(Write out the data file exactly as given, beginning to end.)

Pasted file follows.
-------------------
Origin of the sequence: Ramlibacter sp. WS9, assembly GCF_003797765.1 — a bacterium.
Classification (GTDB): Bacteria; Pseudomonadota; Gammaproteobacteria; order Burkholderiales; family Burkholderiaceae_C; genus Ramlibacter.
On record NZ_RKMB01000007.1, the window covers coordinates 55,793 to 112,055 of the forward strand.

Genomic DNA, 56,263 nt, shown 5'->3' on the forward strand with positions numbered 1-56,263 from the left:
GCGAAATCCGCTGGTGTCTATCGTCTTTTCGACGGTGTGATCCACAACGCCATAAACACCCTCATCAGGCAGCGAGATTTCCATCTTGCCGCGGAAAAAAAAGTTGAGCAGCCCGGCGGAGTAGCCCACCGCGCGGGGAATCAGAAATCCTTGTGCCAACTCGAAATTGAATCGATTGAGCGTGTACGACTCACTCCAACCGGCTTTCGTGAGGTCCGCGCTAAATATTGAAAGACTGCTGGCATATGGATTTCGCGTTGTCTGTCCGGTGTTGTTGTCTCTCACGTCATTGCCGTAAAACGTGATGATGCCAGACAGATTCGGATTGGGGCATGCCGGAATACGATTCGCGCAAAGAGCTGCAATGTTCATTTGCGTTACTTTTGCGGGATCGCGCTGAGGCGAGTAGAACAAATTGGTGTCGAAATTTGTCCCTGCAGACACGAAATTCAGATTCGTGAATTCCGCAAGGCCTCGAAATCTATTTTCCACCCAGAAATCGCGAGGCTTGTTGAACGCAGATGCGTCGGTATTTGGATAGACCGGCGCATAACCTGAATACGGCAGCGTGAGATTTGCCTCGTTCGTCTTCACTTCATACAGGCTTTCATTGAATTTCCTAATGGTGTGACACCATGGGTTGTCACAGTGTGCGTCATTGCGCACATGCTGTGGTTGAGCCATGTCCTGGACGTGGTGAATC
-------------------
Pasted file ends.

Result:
Origin of the sequence: Ramlibacter sp. WS9, assembly GCF_003797765.1 — a bacterium.
Classification (GTDB): Bacteria; Pseudomonadota; Gammaproteobacteria; order Burkholderiales; family Burkholderiaceae_C; genus Ramlibacter.
On record NZ_RKMB01000007.1, the window covers coordinates 55,793 to 112,055 of the forward strand.

Genomic DNA, 56,263 nt, shown 5'->3' on the forward strand with positions numbered 1-56,263 from the left:
GCGAAATCCGCTGGTGTCTATCGTCTTTTCGACGGTGTGATCCACAACGCCATAAACACCCTCATCAGGCAGCGAGATTTCCATCTTGCCGCGGAAAAAAAAGTTGAGCAGCCCGGCGGAGTAGCCCACCGCGCGGGGAATCAGAAATCCTTGTGCCAACTCGAAATTGAATCGATTGAGCGTGTACGACTCACTCCAACCGGCTTTCGTGAGGTCCGCGCTAAATATTGAAAGACTGCTGGCATATGGATTTCGCGTTGTCTGTCCGGTGTTGTTGTCTCTCACGTCATTGCCGTAAAACGTGATGATGCCAGACAGATTCGGATTGGGGCATGCCGGAATACGATTCGCGCAAAGAGCTGCAATGTTCATTTGCGTTACTTTTGCGGGATCGCGCTGAGGCGAGTAGAACAAATTGGTGTCGAAATTTGTCCCTGCAGACACGAAATTCAGATTCGTGAATTCCGCAAGGCCTCGAAATCTATTTTCCACCCAGAAATCGCGAGGCTTGTTGAACGCAGATGCGTCGGTATTTGGATAGACCGGCGCATAACCTGAATACGGCAGCGTGAGATTTGCCTCGTTCGTCTTCACTTCATACAGGCTTTCATTGAATTTCCTAATGGTGTGACACCATGGGTTGTCACAGTGTGCGTCATTGCGCACATGCTGTGGTTGAGCCATGTCCTGGACGTGGTGAATC